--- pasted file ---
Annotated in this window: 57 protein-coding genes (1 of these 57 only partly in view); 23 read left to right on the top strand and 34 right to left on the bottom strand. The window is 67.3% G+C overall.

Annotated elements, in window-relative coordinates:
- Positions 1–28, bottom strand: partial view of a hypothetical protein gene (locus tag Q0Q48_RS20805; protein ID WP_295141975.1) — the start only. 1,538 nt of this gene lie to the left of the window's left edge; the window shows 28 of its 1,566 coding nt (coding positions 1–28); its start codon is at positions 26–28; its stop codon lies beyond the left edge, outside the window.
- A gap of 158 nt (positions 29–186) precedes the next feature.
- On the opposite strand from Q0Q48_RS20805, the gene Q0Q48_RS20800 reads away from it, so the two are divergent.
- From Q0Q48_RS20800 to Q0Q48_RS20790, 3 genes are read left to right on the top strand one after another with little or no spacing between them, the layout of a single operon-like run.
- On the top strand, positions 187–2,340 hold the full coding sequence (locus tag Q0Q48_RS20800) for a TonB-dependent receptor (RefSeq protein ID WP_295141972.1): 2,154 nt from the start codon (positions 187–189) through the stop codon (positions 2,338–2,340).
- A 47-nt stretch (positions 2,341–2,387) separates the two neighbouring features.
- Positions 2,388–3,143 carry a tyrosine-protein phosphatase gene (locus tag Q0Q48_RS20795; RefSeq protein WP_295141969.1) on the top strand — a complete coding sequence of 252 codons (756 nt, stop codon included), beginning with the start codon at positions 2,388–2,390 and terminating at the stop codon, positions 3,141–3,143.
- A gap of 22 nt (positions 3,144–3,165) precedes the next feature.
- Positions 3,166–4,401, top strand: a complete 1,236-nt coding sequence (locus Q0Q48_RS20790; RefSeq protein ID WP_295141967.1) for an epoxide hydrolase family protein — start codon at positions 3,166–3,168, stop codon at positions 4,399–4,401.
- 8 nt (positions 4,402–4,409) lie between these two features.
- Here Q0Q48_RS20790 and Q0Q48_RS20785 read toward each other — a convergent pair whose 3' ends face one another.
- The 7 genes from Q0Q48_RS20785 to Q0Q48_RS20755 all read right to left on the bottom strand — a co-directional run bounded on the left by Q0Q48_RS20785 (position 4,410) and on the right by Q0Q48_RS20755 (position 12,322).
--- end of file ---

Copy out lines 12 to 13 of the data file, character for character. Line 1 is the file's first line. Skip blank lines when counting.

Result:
- 8 nt (positions 4,402–4,409) lie between these two features.
- Here Q0Q48_RS20790 and Q0Q48_RS20785 read toward each other — a convergent pair whose 3' ends face one another.